Singapore is expected to ease monetary policy on Friday, hoping to slow any further appreciation of the Singapore dollar’s recent foreign exchange rate strength to help the flagging economy, while keeping a lid on inflation.
Singapore manages monetary policy by letting the local dollar rise against the currencies of its main trading partners to control imported inflation, and is often a policy trend-setter or sorts in the region.
MAS tends to react faster to changes in the external environment than its much-larger Asian neighbours as its half-yearly policy reviews force it to look further ahead. Singapore, whose trade is three times gross domestic product (GDP), is also far more affected by changes in the global economy.
Twelve out of 13 forecasters polled by Reuters expect the Monetary Authority of Singapore (MAS) to say in its policy statement that it will continue to let the local dollar appreciate, but at a slower pace than it did earlier in the year.
Four of the 12 also predicted MAS will also take the additional step of re-centering downwards the policy band in which the Singapore dollar trades, which effectively translates into a one-time devaluation of the local currency.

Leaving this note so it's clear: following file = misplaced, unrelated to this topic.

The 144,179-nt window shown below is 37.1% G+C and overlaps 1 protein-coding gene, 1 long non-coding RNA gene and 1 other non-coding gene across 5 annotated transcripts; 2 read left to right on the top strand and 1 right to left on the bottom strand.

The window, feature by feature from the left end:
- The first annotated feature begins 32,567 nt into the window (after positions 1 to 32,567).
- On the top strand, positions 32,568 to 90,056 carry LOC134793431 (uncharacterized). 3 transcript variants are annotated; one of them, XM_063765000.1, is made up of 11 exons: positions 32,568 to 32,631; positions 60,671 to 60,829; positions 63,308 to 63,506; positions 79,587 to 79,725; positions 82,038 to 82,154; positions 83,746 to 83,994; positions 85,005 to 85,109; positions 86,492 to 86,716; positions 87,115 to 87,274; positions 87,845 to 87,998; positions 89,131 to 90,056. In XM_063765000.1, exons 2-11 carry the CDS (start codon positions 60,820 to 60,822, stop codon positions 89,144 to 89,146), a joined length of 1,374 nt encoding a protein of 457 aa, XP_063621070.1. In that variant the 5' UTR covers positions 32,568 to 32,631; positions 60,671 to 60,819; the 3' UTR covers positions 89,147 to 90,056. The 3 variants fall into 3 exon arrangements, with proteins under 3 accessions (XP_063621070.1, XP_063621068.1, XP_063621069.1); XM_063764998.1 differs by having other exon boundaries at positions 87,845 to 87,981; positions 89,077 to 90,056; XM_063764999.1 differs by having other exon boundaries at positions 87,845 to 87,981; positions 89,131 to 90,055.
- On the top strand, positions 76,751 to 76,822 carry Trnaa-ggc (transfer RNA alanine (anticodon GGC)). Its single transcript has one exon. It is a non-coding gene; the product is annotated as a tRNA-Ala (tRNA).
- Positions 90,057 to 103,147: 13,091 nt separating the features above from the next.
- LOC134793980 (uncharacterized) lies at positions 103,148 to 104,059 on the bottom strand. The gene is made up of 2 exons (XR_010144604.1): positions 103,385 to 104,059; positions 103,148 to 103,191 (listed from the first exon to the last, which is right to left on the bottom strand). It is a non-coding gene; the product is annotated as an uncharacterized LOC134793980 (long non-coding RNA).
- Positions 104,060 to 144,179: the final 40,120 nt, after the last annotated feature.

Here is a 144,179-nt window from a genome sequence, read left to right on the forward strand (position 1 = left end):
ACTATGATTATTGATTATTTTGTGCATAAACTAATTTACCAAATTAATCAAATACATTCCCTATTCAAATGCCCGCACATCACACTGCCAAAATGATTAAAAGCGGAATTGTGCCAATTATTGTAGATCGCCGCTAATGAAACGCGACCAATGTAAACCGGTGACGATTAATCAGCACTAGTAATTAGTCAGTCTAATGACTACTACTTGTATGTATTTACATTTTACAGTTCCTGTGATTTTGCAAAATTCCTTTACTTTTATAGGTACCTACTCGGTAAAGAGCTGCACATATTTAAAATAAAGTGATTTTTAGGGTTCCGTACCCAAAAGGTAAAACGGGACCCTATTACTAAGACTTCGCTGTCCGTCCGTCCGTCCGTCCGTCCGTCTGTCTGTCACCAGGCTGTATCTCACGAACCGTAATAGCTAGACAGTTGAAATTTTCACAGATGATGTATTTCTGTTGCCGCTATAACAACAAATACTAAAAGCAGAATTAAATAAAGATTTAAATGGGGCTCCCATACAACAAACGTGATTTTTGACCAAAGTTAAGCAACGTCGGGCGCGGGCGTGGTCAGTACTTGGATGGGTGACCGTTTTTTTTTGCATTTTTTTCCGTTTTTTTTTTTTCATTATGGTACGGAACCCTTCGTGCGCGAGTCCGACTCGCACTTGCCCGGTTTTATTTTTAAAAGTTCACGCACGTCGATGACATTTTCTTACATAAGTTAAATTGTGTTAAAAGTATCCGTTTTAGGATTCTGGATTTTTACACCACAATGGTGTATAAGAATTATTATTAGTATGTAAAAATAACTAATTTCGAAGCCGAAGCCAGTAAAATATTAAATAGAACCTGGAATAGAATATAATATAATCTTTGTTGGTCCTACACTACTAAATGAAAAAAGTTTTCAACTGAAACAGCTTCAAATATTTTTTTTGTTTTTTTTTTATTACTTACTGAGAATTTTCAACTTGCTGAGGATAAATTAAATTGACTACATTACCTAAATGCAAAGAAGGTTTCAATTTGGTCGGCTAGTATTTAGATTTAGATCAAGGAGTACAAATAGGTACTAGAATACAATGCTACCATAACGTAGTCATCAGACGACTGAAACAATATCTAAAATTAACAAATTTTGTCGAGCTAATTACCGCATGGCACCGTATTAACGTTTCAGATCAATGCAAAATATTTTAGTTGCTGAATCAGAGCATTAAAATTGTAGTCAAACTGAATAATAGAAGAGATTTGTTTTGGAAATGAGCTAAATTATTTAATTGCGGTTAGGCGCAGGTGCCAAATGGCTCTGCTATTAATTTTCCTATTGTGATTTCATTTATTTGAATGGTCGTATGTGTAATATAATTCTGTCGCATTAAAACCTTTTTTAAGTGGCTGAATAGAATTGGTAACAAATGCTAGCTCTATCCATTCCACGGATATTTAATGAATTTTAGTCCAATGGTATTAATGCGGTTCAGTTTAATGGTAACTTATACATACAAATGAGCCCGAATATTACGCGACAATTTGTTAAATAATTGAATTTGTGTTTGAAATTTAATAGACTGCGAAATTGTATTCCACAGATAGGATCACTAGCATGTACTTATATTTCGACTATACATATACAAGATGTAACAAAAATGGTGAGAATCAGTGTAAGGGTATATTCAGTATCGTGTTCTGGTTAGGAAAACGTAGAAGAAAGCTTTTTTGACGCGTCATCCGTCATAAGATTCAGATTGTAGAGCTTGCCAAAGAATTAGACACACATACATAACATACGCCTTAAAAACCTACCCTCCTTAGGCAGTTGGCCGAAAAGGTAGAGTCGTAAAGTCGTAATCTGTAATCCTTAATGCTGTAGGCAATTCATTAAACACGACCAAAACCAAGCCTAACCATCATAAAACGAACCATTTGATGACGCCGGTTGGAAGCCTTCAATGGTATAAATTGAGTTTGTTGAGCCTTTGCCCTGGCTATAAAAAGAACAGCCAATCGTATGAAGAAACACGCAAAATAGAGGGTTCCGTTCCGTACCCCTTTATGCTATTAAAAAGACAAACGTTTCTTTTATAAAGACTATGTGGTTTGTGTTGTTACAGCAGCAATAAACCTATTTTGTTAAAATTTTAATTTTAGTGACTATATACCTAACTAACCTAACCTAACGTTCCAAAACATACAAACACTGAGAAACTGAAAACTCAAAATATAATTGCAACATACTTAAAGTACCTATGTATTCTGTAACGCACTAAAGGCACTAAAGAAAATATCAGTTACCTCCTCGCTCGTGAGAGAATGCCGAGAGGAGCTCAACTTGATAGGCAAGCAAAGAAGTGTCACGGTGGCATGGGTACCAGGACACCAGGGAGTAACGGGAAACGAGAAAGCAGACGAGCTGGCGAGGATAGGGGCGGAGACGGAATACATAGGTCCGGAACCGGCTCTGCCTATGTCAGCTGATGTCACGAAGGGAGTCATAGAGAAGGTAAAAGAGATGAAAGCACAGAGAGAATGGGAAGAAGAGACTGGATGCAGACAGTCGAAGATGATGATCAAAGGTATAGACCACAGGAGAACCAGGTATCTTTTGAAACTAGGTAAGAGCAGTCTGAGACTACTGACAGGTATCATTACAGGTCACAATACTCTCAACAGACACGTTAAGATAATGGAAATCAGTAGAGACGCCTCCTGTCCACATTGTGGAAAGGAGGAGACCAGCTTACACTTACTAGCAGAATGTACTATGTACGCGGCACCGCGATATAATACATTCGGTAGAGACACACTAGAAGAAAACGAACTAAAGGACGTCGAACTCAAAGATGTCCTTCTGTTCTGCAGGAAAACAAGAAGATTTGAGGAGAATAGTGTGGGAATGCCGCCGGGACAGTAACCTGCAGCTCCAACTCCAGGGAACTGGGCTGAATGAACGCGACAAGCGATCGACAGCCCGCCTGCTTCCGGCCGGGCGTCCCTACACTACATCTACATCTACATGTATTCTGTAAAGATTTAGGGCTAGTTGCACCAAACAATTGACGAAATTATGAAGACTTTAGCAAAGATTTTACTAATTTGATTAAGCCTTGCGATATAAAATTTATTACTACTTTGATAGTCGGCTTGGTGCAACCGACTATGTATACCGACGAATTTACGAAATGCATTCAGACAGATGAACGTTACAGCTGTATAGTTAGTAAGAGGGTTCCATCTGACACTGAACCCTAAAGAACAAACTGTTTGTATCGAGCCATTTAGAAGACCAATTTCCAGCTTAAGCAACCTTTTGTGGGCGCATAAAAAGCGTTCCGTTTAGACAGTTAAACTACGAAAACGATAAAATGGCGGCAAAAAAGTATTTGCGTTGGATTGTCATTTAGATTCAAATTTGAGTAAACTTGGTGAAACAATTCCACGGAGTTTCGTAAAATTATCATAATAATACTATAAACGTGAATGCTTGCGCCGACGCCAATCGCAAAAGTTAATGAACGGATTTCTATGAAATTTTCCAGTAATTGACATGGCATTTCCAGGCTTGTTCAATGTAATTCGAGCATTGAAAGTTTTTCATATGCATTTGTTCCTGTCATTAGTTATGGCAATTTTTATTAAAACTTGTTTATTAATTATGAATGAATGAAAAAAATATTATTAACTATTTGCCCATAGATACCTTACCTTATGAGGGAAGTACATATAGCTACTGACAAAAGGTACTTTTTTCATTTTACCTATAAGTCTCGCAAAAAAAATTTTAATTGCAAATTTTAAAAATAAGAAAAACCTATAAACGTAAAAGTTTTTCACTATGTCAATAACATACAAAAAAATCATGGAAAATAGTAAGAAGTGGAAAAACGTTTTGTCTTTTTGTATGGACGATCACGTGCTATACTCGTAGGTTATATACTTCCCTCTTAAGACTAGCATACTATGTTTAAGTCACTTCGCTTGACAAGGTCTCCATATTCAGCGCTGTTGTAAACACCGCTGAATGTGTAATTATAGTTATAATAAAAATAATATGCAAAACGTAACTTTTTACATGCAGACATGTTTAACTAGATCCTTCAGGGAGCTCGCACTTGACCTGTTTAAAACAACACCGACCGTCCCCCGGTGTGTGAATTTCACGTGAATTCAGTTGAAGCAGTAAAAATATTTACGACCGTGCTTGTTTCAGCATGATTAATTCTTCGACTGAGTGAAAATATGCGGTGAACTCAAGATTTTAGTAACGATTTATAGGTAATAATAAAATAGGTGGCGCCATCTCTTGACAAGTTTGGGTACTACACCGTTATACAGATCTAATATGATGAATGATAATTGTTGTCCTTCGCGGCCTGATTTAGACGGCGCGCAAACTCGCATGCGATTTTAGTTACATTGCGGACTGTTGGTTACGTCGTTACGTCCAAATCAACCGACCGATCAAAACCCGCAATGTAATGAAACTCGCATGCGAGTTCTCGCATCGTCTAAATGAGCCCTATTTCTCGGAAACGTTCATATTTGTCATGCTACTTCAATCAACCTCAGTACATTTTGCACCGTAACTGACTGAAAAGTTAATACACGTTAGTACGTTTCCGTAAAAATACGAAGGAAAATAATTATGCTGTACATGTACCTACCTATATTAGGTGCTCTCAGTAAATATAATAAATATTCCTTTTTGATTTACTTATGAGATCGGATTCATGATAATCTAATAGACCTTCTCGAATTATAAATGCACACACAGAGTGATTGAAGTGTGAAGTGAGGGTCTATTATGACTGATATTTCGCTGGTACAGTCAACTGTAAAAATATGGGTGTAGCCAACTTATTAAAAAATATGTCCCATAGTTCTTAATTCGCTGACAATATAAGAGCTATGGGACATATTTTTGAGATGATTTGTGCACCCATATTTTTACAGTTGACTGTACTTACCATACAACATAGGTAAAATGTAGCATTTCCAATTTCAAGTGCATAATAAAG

“Elevated headline inflation will likely prevent a shift to a neutral or zero bias,” said Bank of America Merrill Lynch economist Chua Hak Bin.
Merrill expects MAS will reduce its appreciation bias for the Singapore dollar nominal effective exchange rate (NEER) to an annualised 1-2 percent from the current 3 percent, with no change to the midpoint of the trading band.
The 13th forecaster, Standard Chartered, is betting MAS will shift its policy stance completely and call for a zero appreciation of the Singapore dollar against the currencies of its main trading partners.
Singapore slightly tightened policy in April by sanctioning an immediate rise in the value of its dollar, the world’s 12th most actively traded currency, saying headline inflation will likely stay elevated.
Buoyed by a wave of inflows into fast growing emerging Asian markets, the Singapore dollar had been one of the strongest performing Asian currencies this year, surging nearly 7 percent against the US dollar from January to end July and hitting a record high of 1.1993.
It and its Asian peers have been in retreat in the last two months as global market turmoil prompts investors to dump riskier assets for the safety of the US dollar, though regional currencies have shown some signs of stabilising in the past week on hopes that Europe will resolve its sovereign debt crisis.
The Singapore dollar slid to nearly 1.32 early last week, but is currently trading around 1.285, about 0.7 percent lower than the start of the year.